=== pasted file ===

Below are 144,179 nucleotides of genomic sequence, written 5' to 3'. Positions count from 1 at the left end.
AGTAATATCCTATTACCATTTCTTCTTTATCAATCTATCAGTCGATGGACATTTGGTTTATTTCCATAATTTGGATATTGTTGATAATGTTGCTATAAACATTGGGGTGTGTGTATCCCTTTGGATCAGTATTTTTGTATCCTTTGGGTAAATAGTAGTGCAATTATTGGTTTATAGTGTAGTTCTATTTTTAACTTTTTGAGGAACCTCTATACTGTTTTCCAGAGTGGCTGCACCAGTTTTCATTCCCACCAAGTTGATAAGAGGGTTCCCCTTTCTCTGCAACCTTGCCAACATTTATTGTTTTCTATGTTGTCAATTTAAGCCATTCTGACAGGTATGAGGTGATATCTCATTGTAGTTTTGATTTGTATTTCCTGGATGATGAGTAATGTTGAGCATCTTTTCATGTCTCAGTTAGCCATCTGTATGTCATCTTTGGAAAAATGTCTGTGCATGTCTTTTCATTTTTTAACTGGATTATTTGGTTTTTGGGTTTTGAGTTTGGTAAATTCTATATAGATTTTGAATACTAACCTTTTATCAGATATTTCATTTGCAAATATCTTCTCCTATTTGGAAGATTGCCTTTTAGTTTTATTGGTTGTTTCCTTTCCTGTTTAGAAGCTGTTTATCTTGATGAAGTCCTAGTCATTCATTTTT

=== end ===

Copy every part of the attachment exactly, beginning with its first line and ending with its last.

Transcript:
Below are 144,179 nucleotides of genomic sequence, written 5' to 3'. Positions count from 1 at the left end.
AGTAATATCCTATTACCATTTCTTCTTTATCAATCTATCAGTCGATGGACATTTGGTTTATTTCCATAATTTGGATATTGTTGATAATGTTGCTATAAACATTGGGGTGTGTGTATCCCTTTGGATCAGTATTTTTGTATCCTTTGGGTAAATAGTAGTGCAATTATTGGTTTATAGTGTAGTTCTATTTTTAACTTTTTGAGGAACCTCTATACTGTTTTCCAGAGTGGCTGCACCAGTTTTCATTCCCACCAAGTTGATAAGAGGGTTCCCCTTTCTCTGCAACCTTGCCAACATTTATTGTTTTCTATGTTGTCAATTTAAGCCATTCTGACAGGTATGAGGTGATATCTCATTGTAGTTTTGATTTGTATTTCCTGGATGATGAGTAATGTTGAGCATCTTTTCATGTCTCAGTTAGCCATCTGTATGTCATCTTTGGAAAAATGTCTGTGCATGTCTTTTCATTTTTTAACTGGATTATTTGGTTTTTGGGTTTTGAGTTTGGTAAATTCTATATAGATTTTGAATACTAACCTTTTATCAGATATTTCATTTGCAAATATCTTCTCCTATTTGGAAGATTGCCTTTTAGTTTTATTGGTTGTTTCCTTTCCTGTTTAGAAGCTGTTTATCTTGATGAAGTCCTAGTCATTCATTTTT